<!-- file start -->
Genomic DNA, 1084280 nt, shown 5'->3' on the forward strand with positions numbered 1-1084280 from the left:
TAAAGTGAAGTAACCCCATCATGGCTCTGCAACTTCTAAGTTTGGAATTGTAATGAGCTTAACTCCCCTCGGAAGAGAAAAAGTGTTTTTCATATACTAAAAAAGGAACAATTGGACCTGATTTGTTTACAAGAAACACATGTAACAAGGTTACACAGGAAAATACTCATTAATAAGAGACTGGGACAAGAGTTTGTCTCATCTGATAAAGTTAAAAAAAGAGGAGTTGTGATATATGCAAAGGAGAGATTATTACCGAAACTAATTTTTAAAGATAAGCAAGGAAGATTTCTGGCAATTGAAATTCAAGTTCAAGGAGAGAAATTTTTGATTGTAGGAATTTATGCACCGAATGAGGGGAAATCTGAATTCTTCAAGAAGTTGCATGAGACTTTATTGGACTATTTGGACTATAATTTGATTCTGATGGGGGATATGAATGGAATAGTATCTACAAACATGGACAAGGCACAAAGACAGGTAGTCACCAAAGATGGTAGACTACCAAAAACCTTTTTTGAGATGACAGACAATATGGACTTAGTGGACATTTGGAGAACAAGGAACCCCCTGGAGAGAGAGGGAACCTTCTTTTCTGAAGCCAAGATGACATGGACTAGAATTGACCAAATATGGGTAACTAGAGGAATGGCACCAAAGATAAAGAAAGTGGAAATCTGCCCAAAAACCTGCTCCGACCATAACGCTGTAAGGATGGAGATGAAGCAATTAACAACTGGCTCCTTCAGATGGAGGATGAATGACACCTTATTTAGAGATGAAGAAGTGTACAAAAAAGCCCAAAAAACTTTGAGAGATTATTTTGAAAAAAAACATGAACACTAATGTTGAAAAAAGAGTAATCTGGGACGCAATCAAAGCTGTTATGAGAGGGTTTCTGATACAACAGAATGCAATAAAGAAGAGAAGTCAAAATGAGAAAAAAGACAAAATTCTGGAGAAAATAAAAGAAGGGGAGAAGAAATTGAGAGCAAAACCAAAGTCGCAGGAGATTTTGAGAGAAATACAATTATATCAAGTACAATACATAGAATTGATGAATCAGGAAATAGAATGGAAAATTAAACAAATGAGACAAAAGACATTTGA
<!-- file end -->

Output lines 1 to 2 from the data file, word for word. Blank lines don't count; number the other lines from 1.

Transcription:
Genomic DNA, 1084280 nt, shown 5'->3' on the forward strand with positions numbered 1-1084280 from the left:
TAAAGTGAAGTAACCCCATCATGGCTCTGCAACTTCTAAGTTTGGAATTGTAATGAGCTTAACTCCCCTCGGAAGAGAAAAAGTGTTTTTCATATACTAAAAAAGGAACAATTGGACCTGATTTGTTTACAAGAAACACATGTAACAAGGTTACACAGGAAAATACTCATTAATAAGAGACTGGGACAAGAGTTTGTCTCATCTGATAAAGTTAAAAAAAGAGGAGTTGTGATATATGCAAAGGAGAGATTATTACCGAAACTAATTTTTAAAGATAAGCAAGGAAGATTTCTGGCAATTGAAATTCAAGTTCAAGGAGAGAAATTTTTGATTGTAGGAATTTATGCACCGAATGAGGGGAAATCTGAATTCTTCAAGAAGTTGCATGAGACTTTATTGGACTATTTGGACTATAATTTGATTCTGATGGGGGATATGAATGGAATAGTATCTACAAACATGGACAAGGCACAAAGACAGGTAGTCACCAAAGATGGTAGACTACCAAAAACCTTTTTTGAGATGACAGACAATATGGACTTAGTGGACATTTGGAGAACAAGGAACCCCCTGGAGAGAGAGGGAACCTTCTTTTCTGAAGCCAAGATGACATGGACTAGAATTGACCAAATATGGGTAACTAGAGGAATGGCACCAAAGATAAAGAAAGTGGAAATCTGCCCAAAAACCTGCTCCGACCATAACGCTGTAAGGATGGAGATGAAGCAATTAACAACTGGCTCCTTCAGATGGAGGATGAATGACACCTTATTTAGAGATGAAGAAGTGTACAAAAAAGCCCAAAAAACTTTGAGAGATTATTTTGAAAAAAAACATGAACACTAATGTTGAAAAAAGAGTAATCTGGGACGCAATCAAAGCTGTTATGAGAGGGTTTCTGATACAACAGAATGCAATAAAGAAGAGAAGTCAAAATGAGAAAAAAGACAAAATTCTGGAGAAAATAAAAGAAGGGGAGAAGAAATTGAGAGCAAAACCAAAGTCGCAGGAGATTTTGAGAGAAATACAATTATATCAAGTACAATACATAGAATTGATGAATCAGGAAATAGAATGGAAAATTAAACAAATGAGACAAAAGACATTTGA